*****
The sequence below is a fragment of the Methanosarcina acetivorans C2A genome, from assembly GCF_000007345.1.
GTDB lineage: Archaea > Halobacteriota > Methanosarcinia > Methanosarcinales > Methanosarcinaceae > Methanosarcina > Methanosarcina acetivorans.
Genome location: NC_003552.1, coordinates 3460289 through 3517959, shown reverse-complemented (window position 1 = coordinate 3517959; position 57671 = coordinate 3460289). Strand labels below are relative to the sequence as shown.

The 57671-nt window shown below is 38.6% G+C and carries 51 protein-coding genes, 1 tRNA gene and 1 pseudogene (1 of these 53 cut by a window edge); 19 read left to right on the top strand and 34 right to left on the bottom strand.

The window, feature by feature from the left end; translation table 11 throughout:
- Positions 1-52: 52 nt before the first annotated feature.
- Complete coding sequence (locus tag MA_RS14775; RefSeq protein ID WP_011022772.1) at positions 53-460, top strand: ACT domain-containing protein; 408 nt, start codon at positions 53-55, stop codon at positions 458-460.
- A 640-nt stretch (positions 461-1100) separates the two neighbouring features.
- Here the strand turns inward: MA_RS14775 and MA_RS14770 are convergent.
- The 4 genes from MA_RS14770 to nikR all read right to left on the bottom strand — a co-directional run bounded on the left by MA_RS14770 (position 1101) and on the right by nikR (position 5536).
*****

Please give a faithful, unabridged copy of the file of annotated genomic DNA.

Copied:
The sequence below is a fragment of the Methanosarcina acetivorans C2A genome, from assembly GCF_000007345.1.
GTDB lineage: Archaea > Halobacteriota > Methanosarcinia > Methanosarcinales > Methanosarcinaceae > Methanosarcina > Methanosarcina acetivorans.
Genome location: NC_003552.1, coordinates 3460289 through 3517959, shown reverse-complemented (window position 1 = coordinate 3517959; position 57671 = coordinate 3460289). Strand labels below are relative to the sequence as shown.

The 57671-nt window shown below is 38.6% G+C and carries 51 protein-coding genes, 1 tRNA gene and 1 pseudogene (1 of these 53 cut by a window edge); 19 read left to right on the top strand and 34 right to left on the bottom strand.

The window, feature by feature from the left end; translation table 11 throughout:
- Positions 1-52: 52 nt before the first annotated feature.
- Complete coding sequence (locus tag MA_RS14775; RefSeq protein ID WP_011022772.1) at positions 53-460, top strand: ACT domain-containing protein; 408 nt, start codon at positions 53-55, stop codon at positions 458-460.
- A 640-nt stretch (positions 461-1100) separates the two neighbouring features.
- Here the strand turns inward: MA_RS14775 and MA_RS14770 are convergent.
- The 4 genes from MA_RS14770 to nikR all read right to left on the bottom strand — a co-directional run bounded on the left by MA_RS14770 (position 1101) and on the right by nikR (position 5536).